Eight dead after police helicopter crashes into crowded pub in Glasgow

A police helicopter crashed into the roof of a crowded pub in Glasgow on Friday night killing all three people on board and a further five people in the building. 14 people are in a serious condition in hospital.

All those on board the helicopter, two police officers and a civilian pilot, were killed when the aircraft crashed onto the roof of the crowded Clutha pub. A further five people inside the building died and fourteen others got injured, according to Chief Constable Stephen House.

"We are still in ... a rescue and recovery situation," House said. "Until the helicopter is out of the way we won't know what ... is going on underneath."

In total, 32 people were taken to hospitals across Glasgow after the helicopter came down. 

Gordon Matheson, leader of Glasgow City Council, in a press conference on Saturday evening paid tribute to the people of Glasgow who formed a human chain after the accident to help the rescue services pull people from rubble to safety.

He also thanked the city council staff who came out to help without being asked on Saturday, a day off for most workers. He said that the way people reacted to the disaster proved the city's new slogan “People make Glasgow” although the city has long been famous within the UK for its tough but kind locals. 

Rescue workers cover the wreckage of a police helicopter which crashed onto the roof of the Clutha Vaults pub in Glasgow, Scotland November 30, 2013. (Reuters//Russell Cheyne)

The 12-meter helicopter crashed into the pub at 22:30 on Friday. There were about 120 people in the pub at the time, and the Glasgow band Esperanza was performing a gig when the accident happened.

The chopper was a Eurocopter EC135 T2, which is widely used by police forces across the UK and worldwide. It has a good safety record but in 2002, a police Eurocopter EC 135 came down in a field in Ayrshire; all three people survived.

Eyewitness said the chopper fell from the sky like a stone and others have said there was a problem with the aircraft’s rotor. Investigators are still trying to work out the cause of the accident and have warned against speculation.

Just after the crash, Jim Murphy, the shadow international development secretary, who was the first to report the incident on his Twitter account, told the BBC that a “pile of people” were clambering out of the Clutha Bar onto the banks of the River Clyde.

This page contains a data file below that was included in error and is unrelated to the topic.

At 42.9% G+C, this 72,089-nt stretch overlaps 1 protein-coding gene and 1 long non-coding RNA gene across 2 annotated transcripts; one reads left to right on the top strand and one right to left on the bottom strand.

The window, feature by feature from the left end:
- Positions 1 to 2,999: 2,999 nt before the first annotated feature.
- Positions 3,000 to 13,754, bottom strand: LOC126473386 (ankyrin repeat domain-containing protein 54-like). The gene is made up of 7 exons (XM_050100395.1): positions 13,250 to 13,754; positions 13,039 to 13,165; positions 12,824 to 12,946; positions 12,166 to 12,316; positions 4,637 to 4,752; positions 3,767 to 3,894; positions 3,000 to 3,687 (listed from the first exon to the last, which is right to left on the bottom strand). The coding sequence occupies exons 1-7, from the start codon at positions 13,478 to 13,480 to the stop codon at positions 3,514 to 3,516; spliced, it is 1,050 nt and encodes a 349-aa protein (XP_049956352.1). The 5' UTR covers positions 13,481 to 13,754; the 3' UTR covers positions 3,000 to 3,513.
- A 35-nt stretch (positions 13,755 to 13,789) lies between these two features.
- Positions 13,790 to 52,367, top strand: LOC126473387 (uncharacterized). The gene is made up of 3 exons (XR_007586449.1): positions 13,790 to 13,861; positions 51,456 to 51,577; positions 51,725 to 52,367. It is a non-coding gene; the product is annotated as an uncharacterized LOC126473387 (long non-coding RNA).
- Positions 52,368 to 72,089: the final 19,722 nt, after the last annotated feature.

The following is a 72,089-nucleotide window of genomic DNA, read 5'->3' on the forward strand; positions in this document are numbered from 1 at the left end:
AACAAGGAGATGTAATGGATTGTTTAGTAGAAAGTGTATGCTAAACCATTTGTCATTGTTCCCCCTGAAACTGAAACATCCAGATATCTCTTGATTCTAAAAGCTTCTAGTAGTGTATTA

Local journalist Rebecca Gray reported that there were around 100 people inside the Clutha Bar at the moment of the accident. There were no reports of explosions or fire following the crash.

The Police Roll of Honour Trust tweeted: “Our thoughts are with the crew of @policescotland SP99 helicopter that has crashed in Glasgow - hoping everyone is alright.”  

A witness to the accident, which seemed to have occurred during a performance, described the roof of the Clutha Bar collapsing, with people caught under the debris with injuries and smoke filling the locale.

“Still no proper updates on what has actually happened. Now being moved away from the scene. Some people still trapped and injured outside,” Wesley Shearer tweeted.

Another witness, Jan Hollands, was across the road from the pub in a hotel when she heard a crash. “Scary stuff & scary scenes. Horrible,” she wrote on her twitter account shortly after the accident. 

Emergency services gather at the scene of a police helicopter that crashed into the roof of a pub in central Glasgow, Scotland, shortly after midnight on November 30, 2013.(AFP Photo / Andy Buchanan)

Witnesses said that many people volunteered to go back into the pub after the crash to help in the rescue effort.

Scottish National Party deputy leader and Scotland’s Deputy First Minister Nicola Sturgeon tweeted: “Absolutely awful news about a helicopter crashing into the Clutha. All my thoughts are with everyone involved & the emergency services.” 

UK Prime Minister David Cameron said the helicopter crash “is a tragic event and our deepest sympathies are with the families and friends who lost a loved one.”

Labour Party leader, Ed Miliband, said it was "shocking news from Glasgow. All my thoughts are with those who have been injured."